(Headline USA) California lawmakers on Tuesday will start debating whether to create the nation’s first universal health care system in a key measure of whether the proposal will muster the support it needs to pass this year—and be sent to voters who would decide whether to approve the payment method.
The state’s radical progressives have tried for years to create a government-funded universal health care system to replace the one that relies on private insurance.
In addition to covering the state’s low-income citizens, the proposal advocated by leftist Gov. Gavin Newsom also would cover the health costs for illegal immigrants, Fox News reported.
The implications could be disasterous, particularly when paired with the Biden administration’s current open-borders policy.
The new lure for non-citizens could help California to offset its recent population losses by replacing middle-income residents who are fleeing the high costs and excessive regulations with a new sub-class of peons subsidized entirely by the state’s ultra-wealthy elites.
Depending on whether Trump-era court rulings are again challenged that allowed illegals to be counted in the 2020 census, it could also increase California’s political clout and ability to draw federal funds, while undermining the voting power of legal residents in other states and forcing them to subsidize the profligate spending policies.
California voters overwhelmingly rejected a 1994 ballot initiative that would have created a universal health care system. Another attempt passed the state Senate in 2017, but it died in the state Assembly with no funding plan attached to it.
This year, state Assembly Democrats have filed two bills. One would create the universal health care system and set its rules, and the other would lay out how to pay for the coverage with increased taxes for some wealthier people and larger businesses.
The first bill will be heard by the Assembly Health Committee, headed by Chair Jim Wood, a Democrat who has already said he will vote for it. Because the proposal was introduced last year, it must pass the state Assembly by the end of January to have a chance at becoming law this year.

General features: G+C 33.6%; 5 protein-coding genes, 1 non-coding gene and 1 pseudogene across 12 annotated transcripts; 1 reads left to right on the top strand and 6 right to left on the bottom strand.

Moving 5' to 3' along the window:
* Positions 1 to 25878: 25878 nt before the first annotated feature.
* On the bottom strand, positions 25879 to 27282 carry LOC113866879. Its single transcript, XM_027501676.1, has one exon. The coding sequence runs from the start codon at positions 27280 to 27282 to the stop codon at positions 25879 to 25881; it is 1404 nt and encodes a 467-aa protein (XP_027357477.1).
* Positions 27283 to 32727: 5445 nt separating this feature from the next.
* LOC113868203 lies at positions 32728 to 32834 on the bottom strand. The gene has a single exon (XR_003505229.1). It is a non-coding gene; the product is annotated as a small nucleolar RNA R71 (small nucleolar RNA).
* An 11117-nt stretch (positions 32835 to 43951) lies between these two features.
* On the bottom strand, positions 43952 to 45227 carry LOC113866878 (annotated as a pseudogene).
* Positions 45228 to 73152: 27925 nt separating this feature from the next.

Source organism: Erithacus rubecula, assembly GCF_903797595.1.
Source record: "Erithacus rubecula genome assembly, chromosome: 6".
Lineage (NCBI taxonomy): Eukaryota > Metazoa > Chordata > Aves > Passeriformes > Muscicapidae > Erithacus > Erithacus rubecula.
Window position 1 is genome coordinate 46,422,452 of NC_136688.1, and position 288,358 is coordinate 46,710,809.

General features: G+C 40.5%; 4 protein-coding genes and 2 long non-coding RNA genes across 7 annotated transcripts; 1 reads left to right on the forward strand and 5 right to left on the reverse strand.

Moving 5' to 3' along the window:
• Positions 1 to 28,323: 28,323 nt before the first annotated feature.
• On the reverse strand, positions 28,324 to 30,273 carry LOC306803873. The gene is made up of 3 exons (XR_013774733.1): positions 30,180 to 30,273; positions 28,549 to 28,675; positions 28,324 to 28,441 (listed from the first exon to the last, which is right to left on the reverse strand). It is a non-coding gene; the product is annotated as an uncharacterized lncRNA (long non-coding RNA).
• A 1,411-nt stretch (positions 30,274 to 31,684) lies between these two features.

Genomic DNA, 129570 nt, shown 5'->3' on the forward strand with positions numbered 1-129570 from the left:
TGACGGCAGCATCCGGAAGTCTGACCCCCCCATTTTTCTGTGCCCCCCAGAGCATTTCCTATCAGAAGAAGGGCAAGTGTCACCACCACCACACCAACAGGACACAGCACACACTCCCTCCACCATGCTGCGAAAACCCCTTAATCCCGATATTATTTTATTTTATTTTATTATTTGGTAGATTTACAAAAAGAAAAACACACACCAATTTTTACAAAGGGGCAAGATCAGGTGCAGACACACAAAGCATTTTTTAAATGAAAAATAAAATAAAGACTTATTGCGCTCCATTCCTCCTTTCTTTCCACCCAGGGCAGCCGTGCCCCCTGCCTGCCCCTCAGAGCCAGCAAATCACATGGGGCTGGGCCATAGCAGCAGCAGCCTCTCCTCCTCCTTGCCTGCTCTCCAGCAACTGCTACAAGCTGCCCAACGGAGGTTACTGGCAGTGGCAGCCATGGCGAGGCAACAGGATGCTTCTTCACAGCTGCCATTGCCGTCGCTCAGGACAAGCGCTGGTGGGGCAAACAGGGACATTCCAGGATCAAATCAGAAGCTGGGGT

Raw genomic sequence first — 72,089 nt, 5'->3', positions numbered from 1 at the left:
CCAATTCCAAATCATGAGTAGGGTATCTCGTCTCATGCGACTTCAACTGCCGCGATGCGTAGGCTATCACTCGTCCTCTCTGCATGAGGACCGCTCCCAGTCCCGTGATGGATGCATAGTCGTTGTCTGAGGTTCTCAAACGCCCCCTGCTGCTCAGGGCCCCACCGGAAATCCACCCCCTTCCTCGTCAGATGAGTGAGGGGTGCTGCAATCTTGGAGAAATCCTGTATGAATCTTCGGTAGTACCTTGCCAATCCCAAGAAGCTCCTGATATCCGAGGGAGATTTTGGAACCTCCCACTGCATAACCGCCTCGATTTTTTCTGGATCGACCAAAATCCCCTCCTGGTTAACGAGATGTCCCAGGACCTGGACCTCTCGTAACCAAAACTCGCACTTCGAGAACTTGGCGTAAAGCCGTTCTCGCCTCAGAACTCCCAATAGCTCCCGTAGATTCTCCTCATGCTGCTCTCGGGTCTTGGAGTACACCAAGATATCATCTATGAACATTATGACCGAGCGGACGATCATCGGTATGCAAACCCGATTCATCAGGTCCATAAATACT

The prototype of the plan would appear to mirror the claims by the Biden administration that its socialized “Build Back Better” spending would be covered by soaking the rich. In reality, however, those financial burdens are likely to trickle down to middle-class consumers, either directly through the tax code or indirectly through the free market.
Universal health care has been debated for decades in the U.S., most recently during the 2020 Democratic presidential primary, when it was promoted by U.S. Sen. Bernie Sanders, I-Vt.
But it has never come close to passing in Congress. State lawmakers in Sander’s homestate of Vermont have tried and failed to implement their own universal health care system. And the New York state Legislature has considered a similar plan.
Supporters in California are adopting a divide-and-conquer strategy this year. They hope that separating the idea of a universal health care system from the question of how to pay for it will give them a better chance of getting the bills passed and eventually winning voter approval.
“We can debate the policy. If someone says, ‘How are we going to pay for it?’ Well, those are two different issues now,” said Assemblyman Ash Kalra, a Democrat and the author of both proposals. “If we can agree on a policy and get that policy passed, then it becomes more real. Then you are actually telling the voters what they are voting for. That’s really important.”